The Better Volunteering, Better Care initiative concluded that short-term volunteering and orphanage volunteering should be banned as the pitfalls outweigh potential benefits. With the constant arrival and exodus of voluntourists, children have no stability and cannot find a permanent attachment figure. Quite the opposite, constant change in personnel perpetuates the trauma of abandonment many of them still grapple with. And local workers are not getting jobs because of the volunteers while institutions spend money in the wrong places. If the commercial organisations actually helped and triggered permanent change, it would mean less business for them.

Sophie Glesener, the director of non-profit organisation SOS Villages d'Enfants Luxembourg, echoes the findings of these reports in an email exchange. In her eyes, commercial aid organisations that send well-intentioned but unexperienced individuals to developing countries can do more harm than good. Poverty tourism is not positive. Humanitarian help, according to Glesener, has to improve the situation of children and families for the long term. Vulnerable children need mentors and competent people with long-time experience. SOS Villages d'Enfants for instance do not send unqualified people to their children's villages. Instead, they collaborate with local workers who know, as Glesener explains, the local language and culture. The goal is to help the children overcome the hardships they faced in their young lives and equip them with the abilities they need to take care of themselves when they come of age.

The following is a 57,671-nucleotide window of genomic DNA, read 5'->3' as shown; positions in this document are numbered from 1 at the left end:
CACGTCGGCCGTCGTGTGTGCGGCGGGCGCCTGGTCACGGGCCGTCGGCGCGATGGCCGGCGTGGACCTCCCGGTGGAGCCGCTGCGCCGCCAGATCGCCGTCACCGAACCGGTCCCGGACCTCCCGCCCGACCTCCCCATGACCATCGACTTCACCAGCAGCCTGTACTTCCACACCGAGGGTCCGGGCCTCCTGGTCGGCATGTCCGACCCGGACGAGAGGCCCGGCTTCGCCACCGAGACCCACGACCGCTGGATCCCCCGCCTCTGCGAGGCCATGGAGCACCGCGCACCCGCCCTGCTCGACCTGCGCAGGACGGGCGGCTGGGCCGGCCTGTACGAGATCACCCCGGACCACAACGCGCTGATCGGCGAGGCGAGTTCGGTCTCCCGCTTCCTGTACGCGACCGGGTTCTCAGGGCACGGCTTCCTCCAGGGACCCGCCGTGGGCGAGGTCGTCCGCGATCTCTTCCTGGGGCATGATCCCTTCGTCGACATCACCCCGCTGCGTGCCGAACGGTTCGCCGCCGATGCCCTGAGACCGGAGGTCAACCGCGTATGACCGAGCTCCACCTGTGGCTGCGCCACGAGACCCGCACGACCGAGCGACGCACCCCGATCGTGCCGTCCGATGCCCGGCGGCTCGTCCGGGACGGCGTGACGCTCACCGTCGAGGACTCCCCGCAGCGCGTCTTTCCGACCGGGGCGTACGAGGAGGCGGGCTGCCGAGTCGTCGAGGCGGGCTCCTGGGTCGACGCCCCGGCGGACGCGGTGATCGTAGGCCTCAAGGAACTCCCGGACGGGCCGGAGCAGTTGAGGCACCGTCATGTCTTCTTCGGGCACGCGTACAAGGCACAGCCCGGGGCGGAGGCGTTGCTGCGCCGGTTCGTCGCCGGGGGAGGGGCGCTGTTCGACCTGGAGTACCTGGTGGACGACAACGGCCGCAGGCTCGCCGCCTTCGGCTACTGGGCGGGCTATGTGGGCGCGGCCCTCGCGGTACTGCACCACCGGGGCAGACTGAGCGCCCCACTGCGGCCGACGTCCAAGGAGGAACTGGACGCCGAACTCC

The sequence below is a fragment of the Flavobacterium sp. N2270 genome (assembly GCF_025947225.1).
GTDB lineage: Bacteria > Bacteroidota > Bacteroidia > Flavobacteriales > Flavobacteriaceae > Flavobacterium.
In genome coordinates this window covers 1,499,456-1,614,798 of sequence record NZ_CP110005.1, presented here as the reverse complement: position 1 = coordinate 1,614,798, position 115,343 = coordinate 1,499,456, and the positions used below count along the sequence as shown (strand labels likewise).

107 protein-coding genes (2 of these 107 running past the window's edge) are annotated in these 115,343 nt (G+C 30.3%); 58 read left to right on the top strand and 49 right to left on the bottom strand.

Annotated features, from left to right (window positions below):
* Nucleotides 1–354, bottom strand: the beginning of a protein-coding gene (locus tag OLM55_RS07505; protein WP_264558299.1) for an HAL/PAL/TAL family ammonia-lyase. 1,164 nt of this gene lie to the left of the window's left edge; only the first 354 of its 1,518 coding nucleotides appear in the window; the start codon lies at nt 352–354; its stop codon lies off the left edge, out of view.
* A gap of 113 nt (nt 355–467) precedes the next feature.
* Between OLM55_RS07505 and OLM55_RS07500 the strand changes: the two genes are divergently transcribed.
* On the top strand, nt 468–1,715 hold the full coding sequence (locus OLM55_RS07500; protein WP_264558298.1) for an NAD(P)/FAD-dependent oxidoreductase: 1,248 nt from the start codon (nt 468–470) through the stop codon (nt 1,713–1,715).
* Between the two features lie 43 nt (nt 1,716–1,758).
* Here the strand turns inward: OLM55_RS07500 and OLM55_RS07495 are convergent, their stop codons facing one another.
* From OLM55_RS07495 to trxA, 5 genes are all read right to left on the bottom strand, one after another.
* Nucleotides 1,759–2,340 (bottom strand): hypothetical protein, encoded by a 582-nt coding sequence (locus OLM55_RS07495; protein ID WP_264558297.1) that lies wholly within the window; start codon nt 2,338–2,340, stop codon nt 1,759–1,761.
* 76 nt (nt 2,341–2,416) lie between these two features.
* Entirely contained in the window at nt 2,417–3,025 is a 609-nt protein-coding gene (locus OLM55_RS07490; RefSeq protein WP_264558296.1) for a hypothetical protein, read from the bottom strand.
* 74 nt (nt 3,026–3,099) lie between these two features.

Of course not every volunteer is a white imperialist with a narcissistic tendency. The world urgently needs qualified volunteers and non-profit organisations like SOS Villages d'Enfants. But it needs competent volunteers that are altruists, not narcissists. So before you join a commercial organisation and pay to go abroad and help disadvantaged children, think about the harm you might do - it's not worth the Instagram picture.


Gerry Erang is an editor and translator for RTL Today with a background in English literature. He's been interested in the hidden faces of neocolonialism for a while.